Angela E.V. King
Special Adviser on Gender Issues and Advancement of Women
Distinguished Experts and Observers,
Colleagues and Friends,
I would like to express my special gratitude to our partners who worked with us on this event. They are the United Nations Department of Political Affairs, and particularly, Ms. Carina Perelli and her team, UNDP, UNIFEM and others. My special thanks go to the Member States who form the Group of Friends of 1325 for their political support and unfailing cooperation, and particularly to their representatives from Canada, Norway, Republic of Korea, Tanzania, United Kingdom and the United States attending this meeting. I would also like to especially thank for conceptual and technical guidance, the team from the International IDEA – the Institute for Democracy and Electoral Assistance – and representatives from the OSCE, the National Democratic Institute for International Affairs, the Carter Center, the Inter-Parliamentary Union, and Women Without Borders, and welcome their contribution.
Since its early days, the United Nations has been playing a pivotal role in assisting Member States in democracy-building and holding elections. In the late 1980s, with a renewed focus on securing stable and legitimate democratic government in divided or post-conflict societies, the Organization has been increasingly called upon to provide assistance in holding inclusive, credible and legitimate democratic elections in accordance with internationally recognized criteria established in universal and regional human rights instruments.
Today, it is a given that the nature of modern conflict has changed fundamentally. Whereas most violent conflicts over the course of the twentieth century have been between states, the 1990s have witnessed the emergence of a new type of conflict – intrastate conflicts. Between 1989 and 1996, for example, 95 out of the 101 armed conflicts were such internal disputes. The new types of conflicts no longer aim at defeating the opponent’s armies but at inflicting pain and humiliation on civilians by destroying their identity, dignity and sense of community. For the first time in human history approximately 80 to 90 per cent of all war casualties, most of them women and girls, have become primary targets. The new conflicts erode institutions that provide a basis for the sustainability of societies and undermine societal values replacing them with institutionalized violence. Rape, forced pregnancies, sexual slavery and assault, which directly target women, have become deliberate instruments of war that destroy the bonds which hold communities together.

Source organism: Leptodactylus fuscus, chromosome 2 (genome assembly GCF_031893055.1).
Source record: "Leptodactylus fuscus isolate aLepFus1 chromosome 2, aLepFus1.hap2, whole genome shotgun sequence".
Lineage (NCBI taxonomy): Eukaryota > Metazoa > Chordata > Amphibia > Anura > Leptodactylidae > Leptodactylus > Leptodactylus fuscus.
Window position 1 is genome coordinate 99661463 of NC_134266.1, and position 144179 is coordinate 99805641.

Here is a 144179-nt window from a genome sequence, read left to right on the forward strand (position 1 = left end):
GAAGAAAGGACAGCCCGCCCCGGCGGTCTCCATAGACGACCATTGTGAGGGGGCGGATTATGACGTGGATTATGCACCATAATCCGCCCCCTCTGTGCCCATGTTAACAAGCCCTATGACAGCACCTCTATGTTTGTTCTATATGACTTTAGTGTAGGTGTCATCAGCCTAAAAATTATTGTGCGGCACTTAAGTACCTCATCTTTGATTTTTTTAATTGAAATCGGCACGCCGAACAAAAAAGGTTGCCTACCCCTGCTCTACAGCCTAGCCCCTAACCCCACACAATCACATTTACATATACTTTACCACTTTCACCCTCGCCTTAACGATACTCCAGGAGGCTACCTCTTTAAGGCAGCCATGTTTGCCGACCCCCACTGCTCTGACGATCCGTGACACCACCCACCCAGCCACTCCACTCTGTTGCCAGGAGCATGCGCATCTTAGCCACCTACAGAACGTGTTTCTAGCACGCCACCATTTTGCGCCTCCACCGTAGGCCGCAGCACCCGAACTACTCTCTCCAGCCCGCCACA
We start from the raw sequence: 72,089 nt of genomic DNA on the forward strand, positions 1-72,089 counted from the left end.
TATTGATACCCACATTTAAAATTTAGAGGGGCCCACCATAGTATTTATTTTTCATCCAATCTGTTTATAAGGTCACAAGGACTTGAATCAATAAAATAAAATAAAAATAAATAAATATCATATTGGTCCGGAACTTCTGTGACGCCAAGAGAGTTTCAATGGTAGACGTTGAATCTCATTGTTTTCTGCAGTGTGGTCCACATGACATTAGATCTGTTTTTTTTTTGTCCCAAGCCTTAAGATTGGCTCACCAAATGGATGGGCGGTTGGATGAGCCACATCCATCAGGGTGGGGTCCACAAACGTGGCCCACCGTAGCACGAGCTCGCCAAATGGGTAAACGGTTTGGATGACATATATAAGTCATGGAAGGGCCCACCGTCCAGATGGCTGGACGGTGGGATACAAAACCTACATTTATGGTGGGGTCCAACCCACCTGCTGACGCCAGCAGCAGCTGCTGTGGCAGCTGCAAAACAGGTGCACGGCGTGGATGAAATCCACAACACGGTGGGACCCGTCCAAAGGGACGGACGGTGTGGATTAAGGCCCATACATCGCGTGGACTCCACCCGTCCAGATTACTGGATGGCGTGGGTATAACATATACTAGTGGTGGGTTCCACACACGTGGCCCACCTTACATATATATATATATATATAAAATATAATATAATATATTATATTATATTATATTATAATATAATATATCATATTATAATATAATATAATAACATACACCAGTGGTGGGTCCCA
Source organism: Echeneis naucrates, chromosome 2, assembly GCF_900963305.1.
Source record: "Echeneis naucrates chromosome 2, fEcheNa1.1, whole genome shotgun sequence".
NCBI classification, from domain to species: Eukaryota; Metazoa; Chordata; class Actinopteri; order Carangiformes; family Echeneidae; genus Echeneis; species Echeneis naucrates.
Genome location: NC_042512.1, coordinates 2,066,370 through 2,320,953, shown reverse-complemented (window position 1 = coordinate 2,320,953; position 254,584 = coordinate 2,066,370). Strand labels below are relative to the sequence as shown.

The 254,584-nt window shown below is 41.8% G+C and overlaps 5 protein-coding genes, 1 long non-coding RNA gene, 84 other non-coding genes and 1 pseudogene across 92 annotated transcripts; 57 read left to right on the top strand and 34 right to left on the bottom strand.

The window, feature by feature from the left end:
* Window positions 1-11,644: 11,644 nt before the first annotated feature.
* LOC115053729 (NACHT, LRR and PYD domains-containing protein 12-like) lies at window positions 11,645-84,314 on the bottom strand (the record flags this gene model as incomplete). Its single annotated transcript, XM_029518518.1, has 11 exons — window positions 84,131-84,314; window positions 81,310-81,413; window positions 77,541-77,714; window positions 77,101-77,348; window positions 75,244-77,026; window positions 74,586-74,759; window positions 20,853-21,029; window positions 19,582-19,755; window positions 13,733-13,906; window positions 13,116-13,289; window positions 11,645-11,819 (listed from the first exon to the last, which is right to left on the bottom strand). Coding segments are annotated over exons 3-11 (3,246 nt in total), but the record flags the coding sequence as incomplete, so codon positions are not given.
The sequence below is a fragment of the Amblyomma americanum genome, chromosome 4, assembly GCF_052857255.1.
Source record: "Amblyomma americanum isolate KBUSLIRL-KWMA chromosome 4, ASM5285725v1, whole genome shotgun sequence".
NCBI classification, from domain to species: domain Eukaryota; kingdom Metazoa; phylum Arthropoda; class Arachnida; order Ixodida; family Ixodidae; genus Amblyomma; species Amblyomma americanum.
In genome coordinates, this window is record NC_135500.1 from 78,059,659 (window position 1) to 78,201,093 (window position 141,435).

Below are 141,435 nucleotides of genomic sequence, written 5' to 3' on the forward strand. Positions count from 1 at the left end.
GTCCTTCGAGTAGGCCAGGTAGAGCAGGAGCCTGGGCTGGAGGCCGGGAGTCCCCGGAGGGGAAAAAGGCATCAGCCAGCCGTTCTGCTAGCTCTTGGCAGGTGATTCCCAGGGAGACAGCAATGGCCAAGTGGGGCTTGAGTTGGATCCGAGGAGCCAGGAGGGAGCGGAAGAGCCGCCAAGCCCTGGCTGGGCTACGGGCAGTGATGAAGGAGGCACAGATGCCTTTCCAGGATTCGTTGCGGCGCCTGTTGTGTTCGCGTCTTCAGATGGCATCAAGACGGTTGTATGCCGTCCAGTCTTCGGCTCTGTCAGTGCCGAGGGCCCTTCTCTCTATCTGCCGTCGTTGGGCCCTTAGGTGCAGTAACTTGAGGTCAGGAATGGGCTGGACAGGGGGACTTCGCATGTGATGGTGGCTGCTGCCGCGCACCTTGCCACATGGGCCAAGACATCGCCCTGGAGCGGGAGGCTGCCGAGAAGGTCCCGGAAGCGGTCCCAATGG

Thus, durable solutions to these conflicts must flow from post-conflict societies themselves and must have a strong focus on reviewing and strengthening institutions necessary to ensure peace, security, human rights and justice for all, women as well as men, while the international community and the United Nations play a supportive role which is adapted to the specific political circumstances of each country.
Lasting peace will only be possible with the establishment of fair, all-inclusive democratic rules for handling the issues that divide a society and the creation or strengthening of working relationships between the groups involved. Only when Governments are democratic and inclusive of all groups, including women, and social groups no longer need to resort to violence to advance their interests, can violent conflicts be prevented.
It is, therefore, vital that any attempt at building peace in the wake of a violent conflict must focus strongly on rebuilding democracy and bringing women into all stages of conflict prevention, management and post-conflict reconstruction, including through electoral processes, as contributors and active participants.
Elections in Bosnia, Cambodia, El Salvador, Guatemala, Kosovo, Namibia, Rwanda, Sierra Leone, South Africa, Tajikistan, Timor-Leste and other former conflict areas were crucial to post-conflict management processes by legitimizing power-sharing arrangements reached earlier, thus creating foundations for sustainable peace and gender equality.
I was fortunate indeed to observe this direct link between peace, democracy and gender equality when I served as Chief of the United Nations Observation Mission in South Africa (UNOMSA) from 1992-1994. The mission ended 46 years of conflict and division in South African society (1948-1994) over a hard-line policy of formal racial separatism: apartheid, through a long negotiation process culminating in the first free, non-racial, democratic elections in 1994. This approach which embraced all ethnic and religious groups, women and youth was a resounding success resulting in active participation of women in the 1994 elections as voters and candidates and in building multi-ethnic coalitions. Ultimately, the elections led to the creation of a solid foundation for peace, democracy, effective governance and an active women’s role in South African society.